We stopped in Vlorë, and Stefan went around looking for an ATM that would work with his bank card, while I tried to calm down and entertained some pre-teens who were fascinated with the motorcycle. The maps on Stefan's panniers help a lot when trying to communicate with people about where we are from and where we are going. I had another nodding-head-confusion moment, when I asked the kids if they spoke English or German, and one of the kids nodded his head up and down once and said, "Ja!" Not only do Albanians nod in the opposite way from most of the rest of the world, "ja!" in Albanian means "No!" So confusing! We drove on and ate at a tiny local place where the owner was a little flustered that we didn't speak his language and, yet, he managed to bring us a very tasty local version of a döner, which we were so happy with that we had seconds. It was nice to people watch. The disparity among kids bugged me though -- some kids were in school uniforms, on their way to or from classes, while others were in dirty clothes, working to wash cars or whatever.
We headed to the ruins of Apollonia, which were hugely disappointing: the maps handed out onsite are woefully outdated, there are NO narrative signs at the individual places (we found them later stacked in a corner of the old church in the middle of the former monastery on the grounds), the bathrooms were locked, and there really isn't all that much to see. If I had it to do over again, we would have definitely skipped Apollonia. It might be nice in a few years, when more of the theater is excavated. We had such high hopes, since the roads to the site are actually quite good (except for over the railroad tracks -- YIKES!). Not even an encounter with a turtle, meeting two funny Brits and playing with a puppy made me think it was worth the stop. Had we not stopped here, we might have been able to make it out of Albania that day, which would have allowed us not to rush so for the rest of the trip.
We pushed on to Durres, which is not at all a pretty town. We tried again to find a place recommended by Lonely Planet for the evening, since there was no camping anywhere, but the city was a heaving traffic mess. Stefan pulled up to a grocery store and said we should just push on and find somewhere less chaotic to stay. While I was inside buying things for the next couple of days, he was harassed by a group of very aggressive Romani men. We were very happy to get out of Durres. We should have headed back the way we came and tried staying in one of the "beach" hotels, but they had all looked quite closed for the season, and we thought we could get more riding in for the day. Big mistake. There were NO hotels as we went further North. None.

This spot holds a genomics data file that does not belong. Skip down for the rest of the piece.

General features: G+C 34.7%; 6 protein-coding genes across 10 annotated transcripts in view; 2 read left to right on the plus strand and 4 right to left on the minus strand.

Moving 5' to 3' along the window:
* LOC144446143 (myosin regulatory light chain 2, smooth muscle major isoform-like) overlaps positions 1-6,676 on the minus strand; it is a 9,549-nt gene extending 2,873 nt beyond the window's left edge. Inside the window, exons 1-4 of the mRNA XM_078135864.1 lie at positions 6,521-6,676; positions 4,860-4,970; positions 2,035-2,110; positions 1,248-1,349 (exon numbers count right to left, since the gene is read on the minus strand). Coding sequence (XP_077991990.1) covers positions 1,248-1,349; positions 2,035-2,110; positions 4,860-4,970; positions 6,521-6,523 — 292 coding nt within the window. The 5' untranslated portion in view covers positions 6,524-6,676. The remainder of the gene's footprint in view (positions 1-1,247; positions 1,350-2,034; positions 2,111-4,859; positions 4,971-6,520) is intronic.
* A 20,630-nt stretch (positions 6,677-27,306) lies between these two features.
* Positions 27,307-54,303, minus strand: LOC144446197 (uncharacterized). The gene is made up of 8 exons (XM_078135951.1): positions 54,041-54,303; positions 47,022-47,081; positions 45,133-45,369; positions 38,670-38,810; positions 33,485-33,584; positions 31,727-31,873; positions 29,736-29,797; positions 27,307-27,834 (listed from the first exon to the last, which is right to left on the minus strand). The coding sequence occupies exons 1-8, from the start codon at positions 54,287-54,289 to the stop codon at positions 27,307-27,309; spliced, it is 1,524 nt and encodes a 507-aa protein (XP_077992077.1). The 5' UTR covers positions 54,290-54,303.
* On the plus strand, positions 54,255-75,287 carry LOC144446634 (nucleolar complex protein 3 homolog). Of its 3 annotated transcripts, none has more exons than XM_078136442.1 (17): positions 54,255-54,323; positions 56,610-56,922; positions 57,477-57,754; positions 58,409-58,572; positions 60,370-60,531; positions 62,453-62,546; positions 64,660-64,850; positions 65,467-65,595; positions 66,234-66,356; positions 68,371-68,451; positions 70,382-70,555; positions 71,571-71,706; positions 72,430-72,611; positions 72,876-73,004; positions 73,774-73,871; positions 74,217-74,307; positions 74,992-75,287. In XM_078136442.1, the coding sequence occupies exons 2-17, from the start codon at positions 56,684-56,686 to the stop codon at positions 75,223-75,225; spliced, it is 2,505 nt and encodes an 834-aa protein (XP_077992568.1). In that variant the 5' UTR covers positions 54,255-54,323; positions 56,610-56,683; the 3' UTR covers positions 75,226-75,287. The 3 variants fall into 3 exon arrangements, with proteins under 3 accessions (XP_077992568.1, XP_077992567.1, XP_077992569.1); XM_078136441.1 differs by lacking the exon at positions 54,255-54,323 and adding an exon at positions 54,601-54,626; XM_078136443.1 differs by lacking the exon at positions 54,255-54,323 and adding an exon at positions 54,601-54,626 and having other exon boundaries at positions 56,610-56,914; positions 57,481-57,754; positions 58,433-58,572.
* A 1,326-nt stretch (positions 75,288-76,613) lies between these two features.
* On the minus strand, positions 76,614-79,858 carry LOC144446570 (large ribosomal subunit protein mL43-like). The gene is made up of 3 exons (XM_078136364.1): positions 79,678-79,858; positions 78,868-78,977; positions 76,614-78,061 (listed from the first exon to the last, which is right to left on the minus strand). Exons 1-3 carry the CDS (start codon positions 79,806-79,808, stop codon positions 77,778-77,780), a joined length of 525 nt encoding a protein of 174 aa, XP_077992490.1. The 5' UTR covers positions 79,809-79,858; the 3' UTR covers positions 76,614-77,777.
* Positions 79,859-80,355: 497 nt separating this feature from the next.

Night fell. Panic set in. You do NOT want to drive at night in Eastern Europe, let alone Albania. Finally, in the distance, behind a gas station, I saw a place called "Hotel Class." It wasn't cheap (it was a four-star, I think), but it had private, locked, underground parking, they said they accepted credit cards, and we were spent. It was the only hotel we had seen since before Durres. We decided to stay and splurge. At first, it was okay -- they had free Internet access on the second floor, so I was able to be on the Internet for more than an hour and answer critical emails. The people in the room next to us were oh-so-loud, so I went downstairs (always by the stairs, as there is no elevator), and asked to move because of the people next door to us. The very nice receptionist said, "Room xxx? Is that the room that's loud? They will be gone in the next two hours." So... these were friends of hers? And who checks out of a room at 9 at night? The bar had no Albanian wine and no Albanian beer. The decoration was all in RED. Our room TV didn't have CNN. We slept fine, but the next day, breakfast turned out to be a JOKE. To have paid as much money as we did, our breakfast should have been FABULOUS. It was a little bread and cheese! I threw major attitude. Then we go to check out, and the new girl at the reception desk has no idea how to operate a credit card machine. I can feel my blood boiling. We are being asked to pay a very high price, a price that would pay to camp every night for the rest of the trip, and this was the last straw for the so-called "Class Hotel" of Albania. I told her she was going to make the machine work or we were going to walk out and not pay. She just flittered around like a trapped bird. She was STUPID. She never apologized, just kept saying, "Oh, please, don't be mad at me, it's not my fault, I don't know, please don't be mad at me, I don't know, oh, oh."